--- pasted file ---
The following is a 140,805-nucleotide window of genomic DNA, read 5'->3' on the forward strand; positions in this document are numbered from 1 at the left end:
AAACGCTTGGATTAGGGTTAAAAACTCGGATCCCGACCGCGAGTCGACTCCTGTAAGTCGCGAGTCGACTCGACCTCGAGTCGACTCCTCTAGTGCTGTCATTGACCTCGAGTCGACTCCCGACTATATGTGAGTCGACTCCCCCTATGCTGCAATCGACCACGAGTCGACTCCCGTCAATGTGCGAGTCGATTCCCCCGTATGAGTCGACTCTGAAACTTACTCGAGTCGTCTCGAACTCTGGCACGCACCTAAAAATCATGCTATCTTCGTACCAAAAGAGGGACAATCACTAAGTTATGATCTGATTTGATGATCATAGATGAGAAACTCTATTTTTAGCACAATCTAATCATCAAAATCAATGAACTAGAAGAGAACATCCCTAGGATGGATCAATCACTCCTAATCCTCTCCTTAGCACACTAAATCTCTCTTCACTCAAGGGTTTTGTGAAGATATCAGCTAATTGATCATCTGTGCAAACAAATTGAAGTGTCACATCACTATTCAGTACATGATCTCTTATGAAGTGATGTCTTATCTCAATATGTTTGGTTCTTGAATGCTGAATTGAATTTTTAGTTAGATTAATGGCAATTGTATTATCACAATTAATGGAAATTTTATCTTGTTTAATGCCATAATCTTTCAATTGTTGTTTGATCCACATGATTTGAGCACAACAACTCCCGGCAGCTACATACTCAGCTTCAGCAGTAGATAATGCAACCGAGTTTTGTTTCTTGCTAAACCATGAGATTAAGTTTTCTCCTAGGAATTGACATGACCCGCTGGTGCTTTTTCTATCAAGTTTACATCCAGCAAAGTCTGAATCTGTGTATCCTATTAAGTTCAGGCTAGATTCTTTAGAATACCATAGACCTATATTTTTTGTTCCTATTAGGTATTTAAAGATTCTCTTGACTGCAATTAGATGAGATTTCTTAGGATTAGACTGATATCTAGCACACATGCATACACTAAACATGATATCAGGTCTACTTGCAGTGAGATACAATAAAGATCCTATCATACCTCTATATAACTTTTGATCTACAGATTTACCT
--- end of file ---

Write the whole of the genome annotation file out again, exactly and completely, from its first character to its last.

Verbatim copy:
The following is a 140,805-nucleotide window of genomic DNA, read 5'->3' on the forward strand; positions in this document are numbered from 1 at the left end:
AAACGCTTGGATTAGGGTTAAAAACTCGGATCCCGACCGCGAGTCGACTCCTGTAAGTCGCGAGTCGACTCGACCTCGAGTCGACTCCTCTAGTGCTGTCATTGACCTCGAGTCGACTCCCGACTATATGTGAGTCGACTCCCCCTATGCTGCAATCGACCACGAGTCGACTCCCGTCAATGTGCGAGTCGATTCCCCCGTATGAGTCGACTCTGAAACTTACTCGAGTCGTCTCGAACTCTGGCACGCACCTAAAAATCATGCTATCTTCGTACCAAAAGAGGGACAATCACTAAGTTATGATCTGATTTGATGATCATAGATGAGAAACTCTATTTTTAGCACAATCTAATCATCAAAATCAATGAACTAGAAGAGAACATCCCTAGGATGGATCAATCACTCCTAATCCTCTCCTTAGCACACTAAATCTCTCTTCACTCAAGGGTTTTGTGAAGATATCAGCTAATTGATCATCTGTGCAAACAAATTGAAGTGTCACATCACTATTCAGTACATGATCTCTTATGAAGTGATGTCTTATCTCAATATGTTTGGTTCTTGAATGCTGAATTGAATTTTTAGTTAGATTAATGGCAATTGTATTATCACAATTAATGGAAATTTTATCTTGTTTAATGCCATAATCTTTCAATTGTTGTTTGATCCACATGATTTGAGCACAACAACTCCCGGCAGCTACATACTCAGCTTCAGCAGTAGATAATGCAACCGAGTTTTGTTTCTTGCTAAACCATGAGATTAAGTTTTCTCCTAGGAATTGACATGACCCGCTGGTGCTTTTTCTATCAAGTTTACATCCAGCAAAGTCTGAATCTGTGTATCCTATTAAGTTCAGGCTAGATTCTTTAGAATACCATAGACCTATATTTTTTGTTCCTATTAGGTATTTAAAGATTCTCTTGACTGCAATTAGATGAGATTTCTTAGGATTAGACTGATATCTAGCACACATGCATACACTAAACATGATATCAGGTCTACTTGCAGTGAGATACAATAAAGATCCTATCATACCTCTATATAACTTTTGATCTACAGATTTACCT